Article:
vendredi, novembre 19, 2004

Greatest Songs

Dylan's 'Rolling Stone' tops greatest songs chart greatest song

By Andy Gill

19 November 2004

With Bob Dylan's "Like A Rolling Stone" at No 1, and the Stones' "Satisfaction" at No 2, it might seem a little enlightened self-interest is at work in Rolling Stone magazine's chart of the 500 Greatest Rock'n'Roll Songs.

But the chart was apparently compiled from the votes of a panel of music industry luminaries, artists, producers, songwriters, executives and critics, including the Motown founder Berry Gordy, the singer Art Garfunkel, the songwriter Joni Mitchell, the celebrity father Ozzy Osbourne and the celebrity son Jakob Dylan, of The Wallflowers.

So perhaps it simply indicates the prescience of the founding editor Jann Wenner, in 1967, in naming his new magazine after the world's greatest rock'n'roll song and the world's greatest rock'n'roll band.

Little seems to have changed since the magazine's heyday. It affirms what needed no affirmation, that the 1960s was the pre-eminent decade of rock music, followed far behind by the 1970s. There are only two entries in the top 50 from the 1990s, Nirvana's "Smells Like Teen Spirit" (9) and U2's "One" (36), with the 1980s confirmed as the decade taste forgot with a sole top 50 placing for The Clash's "London Calling" (15). Things look worse for the present century, which furnishes a mere three contributions to the 500, two of them by Eminem - "Lose Yourself" (166) and "Stan" (290) - with Outkast's "Hey Ya" (180) the most recent entry.

The earliest is Muddy Waters' "Rollin' Stone" (459) from 1948, which, besides adding further fuel to the suspicions that the chart may be self-serving, overstretches the notion of rock'n'roll beyond its usual chronological parameters.

As might be expected of such a hip, liberal magazine (and such a multiracial art form) the chart has no discernible racial bias, with black artists well represented. But the Anglo-American bias is much more pronounced than it would be in a comparable chart compiled by a British magazine.

Jamaican music is shockingly under-represented with seven entries, four of them by Bob Marley. And the absence of Kraftwerk, one of the most important groups of the past 30 years, indicates the American perplexity about dance and electronic music.

As for real African music, Paul Simon's "Graceland" is 485, which speaks volumes about the insularity of even the most enlightened of American taste-makers.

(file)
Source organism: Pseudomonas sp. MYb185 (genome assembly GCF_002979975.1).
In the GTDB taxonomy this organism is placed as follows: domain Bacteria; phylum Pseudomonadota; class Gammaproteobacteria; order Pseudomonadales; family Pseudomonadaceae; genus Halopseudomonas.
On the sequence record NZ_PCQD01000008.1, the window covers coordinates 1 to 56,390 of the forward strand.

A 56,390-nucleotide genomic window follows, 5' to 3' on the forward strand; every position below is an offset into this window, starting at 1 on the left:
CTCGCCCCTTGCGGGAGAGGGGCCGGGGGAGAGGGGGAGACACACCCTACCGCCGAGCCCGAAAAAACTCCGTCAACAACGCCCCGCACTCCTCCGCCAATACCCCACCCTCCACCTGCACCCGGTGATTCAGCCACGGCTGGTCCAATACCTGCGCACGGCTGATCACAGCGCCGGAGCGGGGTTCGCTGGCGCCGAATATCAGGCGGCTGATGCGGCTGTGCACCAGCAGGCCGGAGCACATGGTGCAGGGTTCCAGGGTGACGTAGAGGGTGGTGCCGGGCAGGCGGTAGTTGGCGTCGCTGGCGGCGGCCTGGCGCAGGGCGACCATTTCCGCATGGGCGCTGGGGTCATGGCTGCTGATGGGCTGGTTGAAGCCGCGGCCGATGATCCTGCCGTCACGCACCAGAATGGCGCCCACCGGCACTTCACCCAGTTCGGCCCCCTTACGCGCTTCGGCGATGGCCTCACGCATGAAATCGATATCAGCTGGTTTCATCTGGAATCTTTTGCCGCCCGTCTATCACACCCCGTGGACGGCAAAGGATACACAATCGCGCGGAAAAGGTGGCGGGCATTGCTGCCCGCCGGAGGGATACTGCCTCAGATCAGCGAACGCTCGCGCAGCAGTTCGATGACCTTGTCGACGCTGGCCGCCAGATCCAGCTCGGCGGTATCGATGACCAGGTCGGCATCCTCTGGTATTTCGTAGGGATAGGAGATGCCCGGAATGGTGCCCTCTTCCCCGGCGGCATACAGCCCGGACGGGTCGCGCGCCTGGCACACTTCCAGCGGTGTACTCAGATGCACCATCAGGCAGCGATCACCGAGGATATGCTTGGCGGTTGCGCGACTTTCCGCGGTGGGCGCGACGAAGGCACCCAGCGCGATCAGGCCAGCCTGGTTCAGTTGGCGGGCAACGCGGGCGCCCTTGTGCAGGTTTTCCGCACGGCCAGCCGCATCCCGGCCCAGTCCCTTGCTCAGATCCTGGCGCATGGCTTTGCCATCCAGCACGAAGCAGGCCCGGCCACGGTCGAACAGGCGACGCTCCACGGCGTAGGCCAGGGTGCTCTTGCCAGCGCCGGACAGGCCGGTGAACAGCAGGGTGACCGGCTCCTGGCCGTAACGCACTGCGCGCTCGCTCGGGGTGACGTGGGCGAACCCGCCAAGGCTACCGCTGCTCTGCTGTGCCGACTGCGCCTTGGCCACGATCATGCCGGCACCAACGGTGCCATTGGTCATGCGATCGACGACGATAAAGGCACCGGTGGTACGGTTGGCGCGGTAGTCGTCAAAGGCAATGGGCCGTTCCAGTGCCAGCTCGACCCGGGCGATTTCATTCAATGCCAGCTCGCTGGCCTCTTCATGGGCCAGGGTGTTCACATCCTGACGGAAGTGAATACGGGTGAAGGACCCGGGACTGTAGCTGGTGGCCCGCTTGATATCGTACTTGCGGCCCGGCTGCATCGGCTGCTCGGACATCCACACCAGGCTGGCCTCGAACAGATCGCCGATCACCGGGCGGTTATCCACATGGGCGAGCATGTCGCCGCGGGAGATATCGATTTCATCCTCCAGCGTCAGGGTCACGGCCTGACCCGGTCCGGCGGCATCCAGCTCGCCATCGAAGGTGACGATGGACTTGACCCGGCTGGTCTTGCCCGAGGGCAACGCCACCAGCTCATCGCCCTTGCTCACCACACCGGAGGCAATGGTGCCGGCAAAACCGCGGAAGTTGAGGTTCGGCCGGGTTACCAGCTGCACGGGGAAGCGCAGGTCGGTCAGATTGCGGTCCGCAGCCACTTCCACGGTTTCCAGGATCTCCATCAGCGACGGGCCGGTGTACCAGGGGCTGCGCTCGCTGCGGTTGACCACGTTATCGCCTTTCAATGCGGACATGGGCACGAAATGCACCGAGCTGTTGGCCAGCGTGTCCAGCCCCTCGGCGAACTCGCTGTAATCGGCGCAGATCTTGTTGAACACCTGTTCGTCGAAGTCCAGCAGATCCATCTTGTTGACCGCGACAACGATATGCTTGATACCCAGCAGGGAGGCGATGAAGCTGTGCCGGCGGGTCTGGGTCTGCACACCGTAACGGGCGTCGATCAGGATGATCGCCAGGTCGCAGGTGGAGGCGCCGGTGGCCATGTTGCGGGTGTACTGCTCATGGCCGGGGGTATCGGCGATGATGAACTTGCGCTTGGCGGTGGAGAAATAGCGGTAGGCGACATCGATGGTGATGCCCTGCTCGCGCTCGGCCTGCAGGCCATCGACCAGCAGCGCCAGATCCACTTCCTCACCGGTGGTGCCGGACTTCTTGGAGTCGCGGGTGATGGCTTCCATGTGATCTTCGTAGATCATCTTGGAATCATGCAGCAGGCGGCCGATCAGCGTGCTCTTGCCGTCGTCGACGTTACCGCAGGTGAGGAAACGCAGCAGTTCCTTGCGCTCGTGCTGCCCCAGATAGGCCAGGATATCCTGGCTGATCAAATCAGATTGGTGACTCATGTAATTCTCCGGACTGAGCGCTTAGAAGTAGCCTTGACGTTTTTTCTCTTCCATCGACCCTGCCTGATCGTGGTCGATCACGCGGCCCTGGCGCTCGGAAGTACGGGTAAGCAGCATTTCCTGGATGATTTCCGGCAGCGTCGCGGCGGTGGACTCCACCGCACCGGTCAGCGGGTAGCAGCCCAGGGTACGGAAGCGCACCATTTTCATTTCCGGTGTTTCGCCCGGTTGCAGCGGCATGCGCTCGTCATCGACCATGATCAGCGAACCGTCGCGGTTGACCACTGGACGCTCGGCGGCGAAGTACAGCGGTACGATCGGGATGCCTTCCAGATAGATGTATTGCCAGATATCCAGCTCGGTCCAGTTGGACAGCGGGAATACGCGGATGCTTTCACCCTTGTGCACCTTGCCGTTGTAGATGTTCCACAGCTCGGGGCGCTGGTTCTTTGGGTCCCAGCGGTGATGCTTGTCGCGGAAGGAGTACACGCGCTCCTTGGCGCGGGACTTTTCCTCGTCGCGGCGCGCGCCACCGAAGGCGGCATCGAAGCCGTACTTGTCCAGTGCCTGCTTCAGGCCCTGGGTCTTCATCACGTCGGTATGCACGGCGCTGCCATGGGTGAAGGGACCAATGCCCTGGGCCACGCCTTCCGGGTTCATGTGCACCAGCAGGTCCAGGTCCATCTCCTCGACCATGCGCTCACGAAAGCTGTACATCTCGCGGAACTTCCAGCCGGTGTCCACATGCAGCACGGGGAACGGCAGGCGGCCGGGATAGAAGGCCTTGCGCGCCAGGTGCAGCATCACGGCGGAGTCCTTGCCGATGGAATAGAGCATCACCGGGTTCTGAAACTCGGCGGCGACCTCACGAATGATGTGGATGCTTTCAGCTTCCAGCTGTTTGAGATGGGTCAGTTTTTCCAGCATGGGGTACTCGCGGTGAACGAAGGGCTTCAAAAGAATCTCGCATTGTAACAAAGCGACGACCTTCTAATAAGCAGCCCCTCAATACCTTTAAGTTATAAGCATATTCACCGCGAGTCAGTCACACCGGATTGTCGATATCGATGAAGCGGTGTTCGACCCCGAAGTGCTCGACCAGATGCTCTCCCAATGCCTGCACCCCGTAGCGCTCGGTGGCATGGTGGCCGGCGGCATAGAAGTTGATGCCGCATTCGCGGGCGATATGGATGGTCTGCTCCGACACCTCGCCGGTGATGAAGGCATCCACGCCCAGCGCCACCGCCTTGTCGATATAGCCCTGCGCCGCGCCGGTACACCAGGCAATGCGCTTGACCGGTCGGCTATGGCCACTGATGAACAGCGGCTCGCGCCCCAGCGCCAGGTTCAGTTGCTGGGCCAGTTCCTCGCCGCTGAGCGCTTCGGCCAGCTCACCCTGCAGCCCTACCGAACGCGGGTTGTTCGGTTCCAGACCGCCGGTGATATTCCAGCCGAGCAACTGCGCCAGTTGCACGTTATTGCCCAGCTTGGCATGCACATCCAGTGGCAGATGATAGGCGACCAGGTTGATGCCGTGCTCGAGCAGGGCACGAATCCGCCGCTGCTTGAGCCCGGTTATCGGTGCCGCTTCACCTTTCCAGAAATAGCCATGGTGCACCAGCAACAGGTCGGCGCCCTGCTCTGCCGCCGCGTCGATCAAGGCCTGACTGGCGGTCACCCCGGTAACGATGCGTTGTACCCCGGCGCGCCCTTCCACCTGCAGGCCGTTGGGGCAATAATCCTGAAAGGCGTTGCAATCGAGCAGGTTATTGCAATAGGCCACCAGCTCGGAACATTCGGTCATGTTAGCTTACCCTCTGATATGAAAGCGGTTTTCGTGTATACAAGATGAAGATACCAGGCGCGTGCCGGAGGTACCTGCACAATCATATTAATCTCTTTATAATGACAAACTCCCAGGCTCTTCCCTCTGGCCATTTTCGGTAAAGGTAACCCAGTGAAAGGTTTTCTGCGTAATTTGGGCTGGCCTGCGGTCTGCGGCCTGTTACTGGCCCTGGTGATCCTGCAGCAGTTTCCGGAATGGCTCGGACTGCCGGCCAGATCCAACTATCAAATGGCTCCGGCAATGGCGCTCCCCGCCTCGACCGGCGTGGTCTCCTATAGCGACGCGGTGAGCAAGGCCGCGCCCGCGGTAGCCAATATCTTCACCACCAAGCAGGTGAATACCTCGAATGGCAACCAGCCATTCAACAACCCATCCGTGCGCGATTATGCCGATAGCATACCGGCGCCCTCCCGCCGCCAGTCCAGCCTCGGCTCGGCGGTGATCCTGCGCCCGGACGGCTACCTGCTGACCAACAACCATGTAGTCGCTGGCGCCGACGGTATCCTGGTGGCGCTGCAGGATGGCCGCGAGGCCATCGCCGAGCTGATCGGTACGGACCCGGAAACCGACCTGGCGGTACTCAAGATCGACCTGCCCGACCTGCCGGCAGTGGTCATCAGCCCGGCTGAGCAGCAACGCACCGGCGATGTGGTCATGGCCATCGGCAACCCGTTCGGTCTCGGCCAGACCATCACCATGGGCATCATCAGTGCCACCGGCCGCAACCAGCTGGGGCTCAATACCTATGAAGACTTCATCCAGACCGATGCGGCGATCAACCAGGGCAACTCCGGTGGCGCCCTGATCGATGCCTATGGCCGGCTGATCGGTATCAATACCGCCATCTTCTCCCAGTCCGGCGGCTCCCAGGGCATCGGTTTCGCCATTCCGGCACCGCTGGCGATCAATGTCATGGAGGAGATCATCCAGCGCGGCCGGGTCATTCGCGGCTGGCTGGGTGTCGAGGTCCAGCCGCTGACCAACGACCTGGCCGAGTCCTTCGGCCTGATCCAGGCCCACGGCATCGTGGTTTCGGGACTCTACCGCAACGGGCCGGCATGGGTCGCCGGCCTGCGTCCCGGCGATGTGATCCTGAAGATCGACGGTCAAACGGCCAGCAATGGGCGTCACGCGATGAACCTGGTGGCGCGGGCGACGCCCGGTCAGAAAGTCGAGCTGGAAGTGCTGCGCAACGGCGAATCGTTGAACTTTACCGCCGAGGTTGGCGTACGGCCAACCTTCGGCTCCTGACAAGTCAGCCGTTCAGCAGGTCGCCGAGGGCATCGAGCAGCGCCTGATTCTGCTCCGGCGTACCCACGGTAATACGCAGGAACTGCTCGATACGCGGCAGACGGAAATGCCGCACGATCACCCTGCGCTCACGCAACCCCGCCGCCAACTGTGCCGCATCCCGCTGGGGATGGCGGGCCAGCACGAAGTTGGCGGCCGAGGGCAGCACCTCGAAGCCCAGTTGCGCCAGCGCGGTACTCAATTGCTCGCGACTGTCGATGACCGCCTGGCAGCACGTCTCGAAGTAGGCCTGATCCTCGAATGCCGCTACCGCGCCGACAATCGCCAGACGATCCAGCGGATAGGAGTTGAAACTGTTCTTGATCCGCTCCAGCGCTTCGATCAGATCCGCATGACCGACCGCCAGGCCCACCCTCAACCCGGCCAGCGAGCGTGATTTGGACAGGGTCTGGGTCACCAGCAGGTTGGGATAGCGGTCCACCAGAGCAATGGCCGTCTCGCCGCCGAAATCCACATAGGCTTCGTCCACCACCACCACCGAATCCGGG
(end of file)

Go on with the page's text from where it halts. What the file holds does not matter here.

Sixties confirmed as the pre-eminent decade


1: Bob Dylan, Like A Rolling Stone

Writer: Bob Dylan

Released: August 1965

Chart positions: UK: 4, US: 2

Notable for being, at six minutes, twice the length of the standard pop single, and for introducing a strain of poetic bile into the pop chart

2: The Rolling Stones, (I Can't Get No) Satisfaction

Writers: Mick Jagger and Keith Richards

Released: August 1965

Chart positions: UK: 1; US: 1

The song that kick-started a great songwriting partnership

3: John Lennon, Imagine

Writer: John Lennon

Released: November 1971 (US), October 1975 (UK)

Chart positions: UK: 6 (1975), 1 (1981), 3 (1999); US: 3

The most mellifluous of anarchist anthems

4: Marvin Gaye, What's Going On

Writers: Al Cleveland, Marvin Gaye and Renaldo Benson

Released: February 1971

Chart position: US: 2

Title-track of the landmark album which announced Marvin Gaye's new, politicised musical direction

5: Aretha Franklin, Respect

Writer: Otis Redding

Released: April 1967

Chart positions: UK: 10; US: 1

The black pride anthem which brought the Queen of Soul overnight success after six years of ill-advised cabaret schmaltz

6: Beach Boys, Good Vibrations 1966

7: Chuck Berry, Johnny B Goode 1958

8: The Beatles, Hey Jude 1968

9: Nirvana, Smells Like Teen Spirit 1991

10: Ray Charles, What'd I Say 1959

11: The Who, My Generation 1966

12: Sam Cooke, A Change Is Gonna Come 1965

13: The Beatles, Yesterday 1965

14: Bob Dylan, Blowin' in the Wind 1963

15: The Clash, London Calling 1980

16: The Beatles, I Want to Hold Your Hand 1964

17: Jimi Hendrix, Purple Haze 1967

18: Chuck Berry, Maybellene 1955

19: Elvis Presley, Hound Dog 1956

20: The Beatles, Let It Be 1970

21: Bruce Springsteen, Born To Run 1975

22: The Ronettes, Be My Baby 1963

23: The Beatles, In My Life 1966

24: The Impressions, People Get Ready 1965

25: Beach Boys, The God Only Knows 1966

26: The Beatles, A Day in the Life 1967

27: Derek and the Dominos, Layla 1971

28: Otis Redding, (Sittin' On) The Dock of the Bay 1968

29: The Beatles, Help! 1965

30: Johnny Cash, I Walk the Line 1956

31: Led Zeppelin, Stairway To Heaven 1971

32: Rolling Stones, Sympathy For The Devil 1968

33: Ike & Tina Turner, River Deep, Mountain High 1966

34: The Righteous Brothers, You've Lost That Lovin' Feelin' 1964

35: The Doors, Light My Fire 1967

36: U2, One 1991

37: Bob Marley and the Wailers, No Woman, No Cry 1974

38: The Rolling Stones, Gimme Shelter 1969

39: Buddy Holly and the Crickets, That'll Be the Day 1957

40: Martha and The Vandellas, Dancing In The Street 1964

41: The Band, The Weight 1968

42: The Kinks, Waterloo Sunset 1967

43: Little Richard, Tutti Frutti 1956

44: Ray Charles, Georgia On My Mind 1960

45: Elvis Presley, Heartbreak Hotel 1956

46: David Bowie, Heroes 1977

47: Simon and Garfunkel, Bridge Over Troubled Water '69

48: Jimi Hendrix, All Along The Watchtower 1968

49: The Eagles, Hotel California 1977

50: Smokey Robinson and the Miracles, The Tracks Of My Tears 1965

© 2004 Independent Digital (UK) Ltd